The healthiest month to be born in is…

May - the month when you're least likely to develop some serious illnesses according to a new study

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Are babies born in May less likely to get ill than babies born in October? That’s the astonishing assertion of a new study by Amercian scientists at Columbia University. The researchers are claiming that there really is evidence of a link between the month you’re born in and your risk of developing certain diseases.

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According to the study, which was published in the Journal of American Medical Informatics Association, things look a lot healthier for those born in May who had the lowest disease risk of any month. However, things aren’t so rosy for October babies, who had the highest risk of disease.

“This data could help scientists uncover new disease risk factors,” says study senior author Nicholas Tatonetti, PhD, an assistant professor of biomedical informatics at Columbia University Medical Center.

The surprising part of the study is that having tested over 1,600 illnesses, researchers may have found a link between birth month and 55 diseases including 9 types of heart diseases, as shown by the infographic below. 

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However…

The research was based on the health records of 1.7 million New Yorkers who have been treated for ill health at the New York Presbyterian Hospital/Columbia University Medical Center – so the study only looked at those with medical issues. 

Also, it only represents one region in the US, and may not be representative of other areas or countries. The researchers stated that the health differences are most likely due to the climate and so suggest that the results are most comparable to northern European climates such as ours in the UK. 

The lucky and not-so-lucky months – what you’re more likely to suffer from in New York

  • January – Hypertension and cardiomyopathy (heart muscle disease)
  • February – Lung and bronchial cancer
  • March – Cardiac failure, mitral valve disorder and arrhythmia
  • April – Angina
  • May – A lucky month perhaps?
  • June – Severe angina
  • July – Asthma
  • August – Another illness free month
  • September – Vomiting
  • October – Insect bites, chest infections and asthma
  • November – ADHD
  • December – Bruising

Previous studies link ADHD and asthma to birth month

This isn’t the first piece of research that has tried to find a connection between what time of year you are born and your health. Studies in Sweden echoed the New York research that suggested a higher risk of ADHD in children born in November.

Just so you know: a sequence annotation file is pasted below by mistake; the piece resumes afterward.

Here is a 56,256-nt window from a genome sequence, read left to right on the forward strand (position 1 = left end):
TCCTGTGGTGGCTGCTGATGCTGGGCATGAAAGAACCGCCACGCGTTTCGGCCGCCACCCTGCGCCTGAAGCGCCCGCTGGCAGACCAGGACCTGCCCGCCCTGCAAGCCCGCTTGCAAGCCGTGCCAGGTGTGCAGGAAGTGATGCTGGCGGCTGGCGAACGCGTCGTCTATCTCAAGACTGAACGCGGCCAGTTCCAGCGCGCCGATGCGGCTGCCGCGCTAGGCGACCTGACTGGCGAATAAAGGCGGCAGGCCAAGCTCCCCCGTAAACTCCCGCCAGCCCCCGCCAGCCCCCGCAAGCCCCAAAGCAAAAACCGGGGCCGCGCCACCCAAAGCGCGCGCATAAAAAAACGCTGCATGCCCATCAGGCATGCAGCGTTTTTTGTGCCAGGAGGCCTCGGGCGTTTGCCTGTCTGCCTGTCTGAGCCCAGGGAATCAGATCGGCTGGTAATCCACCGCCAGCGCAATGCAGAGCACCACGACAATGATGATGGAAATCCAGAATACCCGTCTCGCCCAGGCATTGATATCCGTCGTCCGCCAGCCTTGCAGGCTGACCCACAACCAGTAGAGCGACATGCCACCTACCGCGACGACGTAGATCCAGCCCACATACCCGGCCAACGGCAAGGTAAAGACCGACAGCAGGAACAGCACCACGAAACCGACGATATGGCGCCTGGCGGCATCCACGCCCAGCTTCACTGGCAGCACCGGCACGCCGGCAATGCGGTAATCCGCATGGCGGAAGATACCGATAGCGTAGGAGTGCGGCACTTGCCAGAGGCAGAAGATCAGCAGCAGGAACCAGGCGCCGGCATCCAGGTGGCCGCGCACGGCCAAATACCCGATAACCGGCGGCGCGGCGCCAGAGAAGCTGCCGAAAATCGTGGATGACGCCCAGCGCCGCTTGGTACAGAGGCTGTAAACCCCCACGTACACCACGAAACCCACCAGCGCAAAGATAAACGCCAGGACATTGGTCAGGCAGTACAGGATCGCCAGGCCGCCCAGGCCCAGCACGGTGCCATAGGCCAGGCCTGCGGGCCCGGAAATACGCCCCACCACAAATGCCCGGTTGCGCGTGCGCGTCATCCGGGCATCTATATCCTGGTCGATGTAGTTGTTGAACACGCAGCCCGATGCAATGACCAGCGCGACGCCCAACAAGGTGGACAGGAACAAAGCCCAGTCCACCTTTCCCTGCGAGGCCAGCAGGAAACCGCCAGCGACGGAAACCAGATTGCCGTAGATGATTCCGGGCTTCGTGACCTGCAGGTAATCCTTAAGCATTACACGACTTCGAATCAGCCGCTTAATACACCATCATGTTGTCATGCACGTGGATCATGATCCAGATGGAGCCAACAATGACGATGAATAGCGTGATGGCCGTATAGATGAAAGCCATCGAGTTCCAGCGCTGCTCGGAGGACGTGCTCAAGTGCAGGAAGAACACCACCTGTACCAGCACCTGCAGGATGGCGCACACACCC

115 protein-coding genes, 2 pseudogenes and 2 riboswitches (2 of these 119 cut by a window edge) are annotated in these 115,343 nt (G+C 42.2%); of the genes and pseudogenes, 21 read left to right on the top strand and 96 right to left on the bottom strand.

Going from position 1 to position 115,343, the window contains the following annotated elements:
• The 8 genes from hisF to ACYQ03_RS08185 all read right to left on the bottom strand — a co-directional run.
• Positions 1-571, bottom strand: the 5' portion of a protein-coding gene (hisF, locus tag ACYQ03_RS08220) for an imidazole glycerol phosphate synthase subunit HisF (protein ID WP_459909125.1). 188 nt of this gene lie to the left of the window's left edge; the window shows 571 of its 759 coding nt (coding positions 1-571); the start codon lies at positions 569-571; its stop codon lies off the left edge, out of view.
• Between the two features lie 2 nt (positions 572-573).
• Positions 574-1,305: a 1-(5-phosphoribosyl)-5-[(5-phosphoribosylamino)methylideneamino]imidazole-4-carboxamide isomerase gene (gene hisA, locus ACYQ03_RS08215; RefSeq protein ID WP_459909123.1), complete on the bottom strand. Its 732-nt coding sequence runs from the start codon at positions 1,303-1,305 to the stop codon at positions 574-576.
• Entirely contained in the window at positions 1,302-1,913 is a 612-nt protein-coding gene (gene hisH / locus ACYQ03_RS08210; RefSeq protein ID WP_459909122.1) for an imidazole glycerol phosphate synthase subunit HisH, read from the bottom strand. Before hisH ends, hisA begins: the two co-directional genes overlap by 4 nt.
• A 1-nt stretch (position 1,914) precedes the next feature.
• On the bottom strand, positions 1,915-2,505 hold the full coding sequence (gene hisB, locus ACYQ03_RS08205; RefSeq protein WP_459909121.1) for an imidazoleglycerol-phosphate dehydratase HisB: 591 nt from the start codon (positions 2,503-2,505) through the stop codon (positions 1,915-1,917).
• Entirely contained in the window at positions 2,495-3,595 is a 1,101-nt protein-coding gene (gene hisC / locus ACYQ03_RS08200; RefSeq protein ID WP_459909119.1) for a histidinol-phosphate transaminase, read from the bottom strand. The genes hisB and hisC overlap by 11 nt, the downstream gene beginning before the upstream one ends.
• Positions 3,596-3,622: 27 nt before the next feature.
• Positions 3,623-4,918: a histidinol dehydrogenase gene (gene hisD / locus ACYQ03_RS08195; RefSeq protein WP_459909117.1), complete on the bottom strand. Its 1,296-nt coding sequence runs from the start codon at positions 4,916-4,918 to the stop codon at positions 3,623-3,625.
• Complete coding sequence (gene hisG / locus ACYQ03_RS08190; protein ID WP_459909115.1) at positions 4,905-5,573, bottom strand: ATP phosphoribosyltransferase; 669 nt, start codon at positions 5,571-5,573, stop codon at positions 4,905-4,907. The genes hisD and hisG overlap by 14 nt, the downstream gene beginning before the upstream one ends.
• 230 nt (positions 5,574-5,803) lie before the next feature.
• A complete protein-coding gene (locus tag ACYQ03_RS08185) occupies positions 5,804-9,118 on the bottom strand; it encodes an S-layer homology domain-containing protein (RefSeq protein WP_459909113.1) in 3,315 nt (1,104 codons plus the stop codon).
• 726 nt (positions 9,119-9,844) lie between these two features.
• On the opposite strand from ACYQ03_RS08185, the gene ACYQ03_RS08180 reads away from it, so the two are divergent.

In Denmark, children born in May and August were the most likely to suffer from asthma and breathing-related issues. Not the same months but digging a little deeper, the scientists found a connection – these months all have the same levels of sunlight.

Weather vs arrival date and size

In a different piece of research, Ben-Gurion University of the Negev (BGU) and Harvard University researchers discovered a link between weather and prematurity. 

They observed that if it is hotter towards the end of your pregnancy, your baby might arrive sooner than expected and be a smaller baby.

“We found that exposure to high air temperature during pregnancy increases the risk of lower birth weight and can cause preterm birth,” explains researcher Dr Itai Kloog. “An increase of 8.5°C in the last trimester of average exposure was associated with a 17g decrease in birth weight of babies born full term after adjusting for other potential risk factors.”

So should you plan to have babies in certain months then?

No, there’s no need to take drastic action to try to influence your baby being born in one of the lower risk months. Nor should you feel concerned if your baby is born in a ‘not-so-healthy’ month. The most important factors when it comes to chronic diseases in later life are diet and exercise. 

“It’s important not to get overly nervous about these results because even though we found significant associations, the overall disease risk is not that great,” says Dr. Tatonetti.

“The risk related to birth month is relatively minor when compared to more influential variables like diet and exercise.”

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